Column 3 News

One Quarter Of Russians Believe Protests Over Economic Decline Will break Out Prior To 2018 Elections

Image by Bogomolov.PL

One quarter of Russians belief there will be mass protests ahead of the 2018 presidential election which has been formally set for March 18, according to a new poll by the independent Levada Center. Russian President Vladimir Putin has not formally declared himself to be a candidate as of yet, although he is expected to run.

“Twenty-six percent of those polled said there is a likelihood of mass protests against falling living standards or civil rights abuses. In a similar poll conducted in February, only 19 percent thought so. But only 14 percent of those questioned said they would personally take part in protests if they were to take place, in contrast with 80 percent who said they would not. The poll was carried out between Sept. 15 and Sept. 19 and questioned 1,600 Russians across 48 regions,” reports The Moscow Times.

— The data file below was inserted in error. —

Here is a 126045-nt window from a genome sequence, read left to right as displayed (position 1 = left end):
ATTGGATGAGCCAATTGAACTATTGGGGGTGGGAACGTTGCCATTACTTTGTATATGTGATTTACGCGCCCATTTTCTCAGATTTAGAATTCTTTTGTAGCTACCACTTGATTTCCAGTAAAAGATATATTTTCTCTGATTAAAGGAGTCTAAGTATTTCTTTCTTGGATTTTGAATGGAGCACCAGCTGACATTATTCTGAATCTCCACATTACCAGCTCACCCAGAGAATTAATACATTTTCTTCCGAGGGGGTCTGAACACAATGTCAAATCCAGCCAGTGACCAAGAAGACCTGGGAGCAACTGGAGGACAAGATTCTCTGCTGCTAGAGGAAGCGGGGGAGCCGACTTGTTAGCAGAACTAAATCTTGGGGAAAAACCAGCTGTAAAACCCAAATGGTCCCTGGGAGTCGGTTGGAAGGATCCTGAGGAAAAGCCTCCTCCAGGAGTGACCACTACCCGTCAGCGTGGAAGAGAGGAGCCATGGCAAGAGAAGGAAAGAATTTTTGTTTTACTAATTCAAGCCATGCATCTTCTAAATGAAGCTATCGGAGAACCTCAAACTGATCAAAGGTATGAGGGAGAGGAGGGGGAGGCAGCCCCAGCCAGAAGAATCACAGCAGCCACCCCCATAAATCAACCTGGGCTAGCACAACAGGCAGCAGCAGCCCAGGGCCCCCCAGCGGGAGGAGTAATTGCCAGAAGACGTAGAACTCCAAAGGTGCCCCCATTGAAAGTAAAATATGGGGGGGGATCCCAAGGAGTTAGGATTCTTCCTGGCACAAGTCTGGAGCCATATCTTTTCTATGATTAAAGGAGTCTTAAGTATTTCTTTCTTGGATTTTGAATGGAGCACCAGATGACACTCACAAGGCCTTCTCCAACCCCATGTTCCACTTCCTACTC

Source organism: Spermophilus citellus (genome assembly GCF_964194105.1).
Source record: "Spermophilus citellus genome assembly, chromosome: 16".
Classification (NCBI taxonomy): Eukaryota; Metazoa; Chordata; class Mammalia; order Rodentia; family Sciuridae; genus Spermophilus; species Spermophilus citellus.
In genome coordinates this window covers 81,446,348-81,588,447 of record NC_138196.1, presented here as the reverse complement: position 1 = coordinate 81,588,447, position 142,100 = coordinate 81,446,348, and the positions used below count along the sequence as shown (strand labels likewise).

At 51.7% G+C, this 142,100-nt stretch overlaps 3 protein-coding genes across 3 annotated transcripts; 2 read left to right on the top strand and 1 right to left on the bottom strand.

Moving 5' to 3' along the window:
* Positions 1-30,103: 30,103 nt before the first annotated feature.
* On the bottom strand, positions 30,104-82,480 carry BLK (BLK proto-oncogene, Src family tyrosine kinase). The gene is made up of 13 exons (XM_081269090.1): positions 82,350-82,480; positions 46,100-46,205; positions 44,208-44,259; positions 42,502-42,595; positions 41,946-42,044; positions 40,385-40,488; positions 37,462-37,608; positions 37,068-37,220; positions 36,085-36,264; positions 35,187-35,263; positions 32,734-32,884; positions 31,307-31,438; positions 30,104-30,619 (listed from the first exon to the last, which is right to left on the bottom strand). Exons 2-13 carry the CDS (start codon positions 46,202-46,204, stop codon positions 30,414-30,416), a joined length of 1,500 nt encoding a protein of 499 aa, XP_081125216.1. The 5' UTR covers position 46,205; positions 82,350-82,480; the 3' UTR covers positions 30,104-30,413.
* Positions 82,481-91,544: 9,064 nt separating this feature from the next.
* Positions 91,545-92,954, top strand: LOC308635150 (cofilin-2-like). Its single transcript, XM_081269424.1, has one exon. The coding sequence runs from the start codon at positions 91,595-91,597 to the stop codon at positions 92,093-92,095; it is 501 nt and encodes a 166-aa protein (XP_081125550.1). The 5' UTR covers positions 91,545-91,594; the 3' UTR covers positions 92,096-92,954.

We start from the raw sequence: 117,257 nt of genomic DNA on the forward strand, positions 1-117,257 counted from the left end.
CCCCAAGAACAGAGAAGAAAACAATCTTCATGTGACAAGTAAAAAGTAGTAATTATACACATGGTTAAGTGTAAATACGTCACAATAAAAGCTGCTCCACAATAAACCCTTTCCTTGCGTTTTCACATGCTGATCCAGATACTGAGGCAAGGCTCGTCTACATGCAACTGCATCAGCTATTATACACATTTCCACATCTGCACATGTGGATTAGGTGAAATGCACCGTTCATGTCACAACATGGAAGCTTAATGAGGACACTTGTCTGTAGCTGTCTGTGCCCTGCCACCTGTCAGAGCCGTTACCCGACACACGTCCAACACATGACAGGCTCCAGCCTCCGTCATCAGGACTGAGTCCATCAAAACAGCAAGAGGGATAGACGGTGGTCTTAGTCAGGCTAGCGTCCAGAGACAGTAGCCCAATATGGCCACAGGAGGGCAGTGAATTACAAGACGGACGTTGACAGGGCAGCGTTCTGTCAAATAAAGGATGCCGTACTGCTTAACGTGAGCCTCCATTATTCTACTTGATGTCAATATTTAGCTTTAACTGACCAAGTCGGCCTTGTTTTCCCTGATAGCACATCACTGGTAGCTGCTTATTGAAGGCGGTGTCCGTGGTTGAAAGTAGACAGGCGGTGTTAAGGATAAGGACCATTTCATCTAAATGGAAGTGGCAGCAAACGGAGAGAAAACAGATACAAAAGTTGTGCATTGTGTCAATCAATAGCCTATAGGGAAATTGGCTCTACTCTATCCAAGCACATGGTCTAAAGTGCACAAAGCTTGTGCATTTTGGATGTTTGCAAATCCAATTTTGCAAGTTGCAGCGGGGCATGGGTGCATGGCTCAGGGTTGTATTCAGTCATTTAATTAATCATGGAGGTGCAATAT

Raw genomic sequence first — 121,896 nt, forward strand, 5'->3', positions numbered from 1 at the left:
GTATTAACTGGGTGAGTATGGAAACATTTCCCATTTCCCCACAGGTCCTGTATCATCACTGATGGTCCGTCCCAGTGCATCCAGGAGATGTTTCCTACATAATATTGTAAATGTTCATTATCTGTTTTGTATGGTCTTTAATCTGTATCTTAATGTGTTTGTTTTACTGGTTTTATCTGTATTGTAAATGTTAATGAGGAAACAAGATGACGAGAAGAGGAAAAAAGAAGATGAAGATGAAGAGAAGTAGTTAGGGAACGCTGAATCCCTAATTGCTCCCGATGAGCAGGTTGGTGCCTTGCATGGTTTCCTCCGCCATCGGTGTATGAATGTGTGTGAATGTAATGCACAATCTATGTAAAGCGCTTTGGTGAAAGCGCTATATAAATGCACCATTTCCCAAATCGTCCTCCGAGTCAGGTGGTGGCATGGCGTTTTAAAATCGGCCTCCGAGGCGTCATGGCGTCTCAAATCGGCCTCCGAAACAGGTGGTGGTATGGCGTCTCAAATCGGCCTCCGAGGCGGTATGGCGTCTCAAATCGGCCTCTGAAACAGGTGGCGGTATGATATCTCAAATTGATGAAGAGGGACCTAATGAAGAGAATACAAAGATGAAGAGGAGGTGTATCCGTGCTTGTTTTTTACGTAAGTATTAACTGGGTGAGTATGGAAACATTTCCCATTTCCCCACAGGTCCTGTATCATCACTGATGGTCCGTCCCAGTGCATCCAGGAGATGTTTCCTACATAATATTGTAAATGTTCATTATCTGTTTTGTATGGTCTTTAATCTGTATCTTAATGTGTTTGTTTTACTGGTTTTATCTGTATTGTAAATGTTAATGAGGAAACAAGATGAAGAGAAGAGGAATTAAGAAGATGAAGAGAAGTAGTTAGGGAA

Russian Economic Minister: Sanctions No Longer Bite

The standard of living for the average Russian has declined considerably in the last few years after the Russian invasion of Crimea, the war in Donbass and Syria, accompanying Western sanctions and the collapse in oil prices on international markets.

Medvedev Says Russian Economy Avoided Catastrophe

Russia has slightly reduced the growth of military spending this year as a result. Spending on healthcare, education and other social services has been seriously curtailed.

The average monthly salary for an ordinary Russian is approximately $500, reduced almost by half since the crisis started.

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